Over the years, the integration of smart housing options such as an accessory dwelling unit (ADU) is becoming more and more popular in different US states. And depending on the purpose, these units serve as a supporting structure to the family’s main home.
But what is an accessory dwelling unit (ADU)? And what are the things you need to know before constructing this piece of living space inside your residential property?
If you’re interested to know more, then we suggest you keep reading today’s post.
Accessory Dwelling Units Defined
Accessory dwelling units, or also known as backyard cottages, in-law units, granny flats, and secondary units are types of residential structure that occupy the same parcel of land where the main house is erected. Basically, it’s an innovative and effective option for adding housing within a particular property. And it’s been embraced by many cities and counties that are looking for practical solutions for affordable housing.
Types Of ADUs
- Detached Type – This type of ADU is constructed separately from the main home. And this is what’s commonly referred to as granny flats, backyard cottages, DADUs, or laneway houses, depending on the jurisdiction.
- Garage Conversion – The garage of the main home is converted so it can be utilized as an additional living space for the family.
- ADUs Above A Workshop Or Garage – Also called carriage houses or garage apartments, it’s also the conversion of an existing space in the main home like a workshop or garage, but only on the upper part of the structure so it can serve as an additional room or living quarters for another member of the family.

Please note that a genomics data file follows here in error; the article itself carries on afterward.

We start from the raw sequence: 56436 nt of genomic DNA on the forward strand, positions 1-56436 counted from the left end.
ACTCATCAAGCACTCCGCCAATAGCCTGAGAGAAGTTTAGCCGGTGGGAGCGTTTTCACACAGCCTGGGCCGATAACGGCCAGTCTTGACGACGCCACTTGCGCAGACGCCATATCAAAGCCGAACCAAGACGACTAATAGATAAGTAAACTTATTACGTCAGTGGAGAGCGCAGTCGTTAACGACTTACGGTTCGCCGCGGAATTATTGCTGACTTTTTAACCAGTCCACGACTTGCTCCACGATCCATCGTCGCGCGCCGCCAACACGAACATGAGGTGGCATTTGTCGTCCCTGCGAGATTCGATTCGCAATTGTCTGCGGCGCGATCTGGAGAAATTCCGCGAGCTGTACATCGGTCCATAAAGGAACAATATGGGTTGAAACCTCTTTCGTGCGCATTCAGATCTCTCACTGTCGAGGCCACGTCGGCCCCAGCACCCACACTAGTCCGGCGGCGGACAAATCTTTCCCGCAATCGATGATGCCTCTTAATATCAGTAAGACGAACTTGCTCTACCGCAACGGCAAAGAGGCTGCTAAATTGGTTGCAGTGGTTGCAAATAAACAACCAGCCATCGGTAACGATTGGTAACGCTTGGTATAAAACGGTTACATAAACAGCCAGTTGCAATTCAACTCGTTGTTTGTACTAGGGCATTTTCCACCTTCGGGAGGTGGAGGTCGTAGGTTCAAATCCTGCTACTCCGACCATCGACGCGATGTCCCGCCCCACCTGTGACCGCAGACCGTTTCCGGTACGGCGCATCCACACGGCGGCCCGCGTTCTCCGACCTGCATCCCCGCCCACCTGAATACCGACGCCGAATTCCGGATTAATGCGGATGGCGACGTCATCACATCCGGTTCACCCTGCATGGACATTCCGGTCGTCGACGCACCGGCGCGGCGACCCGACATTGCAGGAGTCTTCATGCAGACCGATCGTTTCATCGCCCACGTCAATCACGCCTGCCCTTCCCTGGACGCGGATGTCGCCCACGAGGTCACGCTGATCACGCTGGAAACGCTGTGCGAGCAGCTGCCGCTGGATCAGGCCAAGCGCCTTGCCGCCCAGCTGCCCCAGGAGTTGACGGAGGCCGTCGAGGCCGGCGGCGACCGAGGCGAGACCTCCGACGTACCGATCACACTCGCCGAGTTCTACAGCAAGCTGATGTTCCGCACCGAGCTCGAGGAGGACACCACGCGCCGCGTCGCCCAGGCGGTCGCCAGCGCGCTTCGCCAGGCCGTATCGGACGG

- Basement Conversion – Also commonly called mother-in-law units, basement apartments, secondary suites, in-law units, and accessory apartments, these types of ADUs are made within the basement.
- Interior – The upper part of the living room is being converted into an ADU unit.
Common Characteristics Of ADU Structures
Although ADUs are constructed differently, they all have certain characteristics that differentiate them from other housing types:
- The purpose of an ADU is to be an accessory structure and it’s always installed adjacent to the primary housing unit.
- It is typically smaller than the average house in the US.
- It’s is owned by 1 owner on a residential lot of a single family.
- The style and design are governed by zoning regulations and municipal land use.
- Informal ADUs outnumber permitted ADUs.
Benefits Of ADUs
- Accessory dwelling units are a cost-effective type of residential structure to install in Los Angeles since you don’t have to pay for another land, structured parking, or major new infrastructures. And the best part is they can be easily built by a certified ADU contractor in LA.
- It can serve as another source of income to homeowners as they can also be used as rental properties to house other people.
- It allows extended families to dwell in one place and maintain privacy at the same time.
- It can also be utilized as living places for seniors who require more attention and care.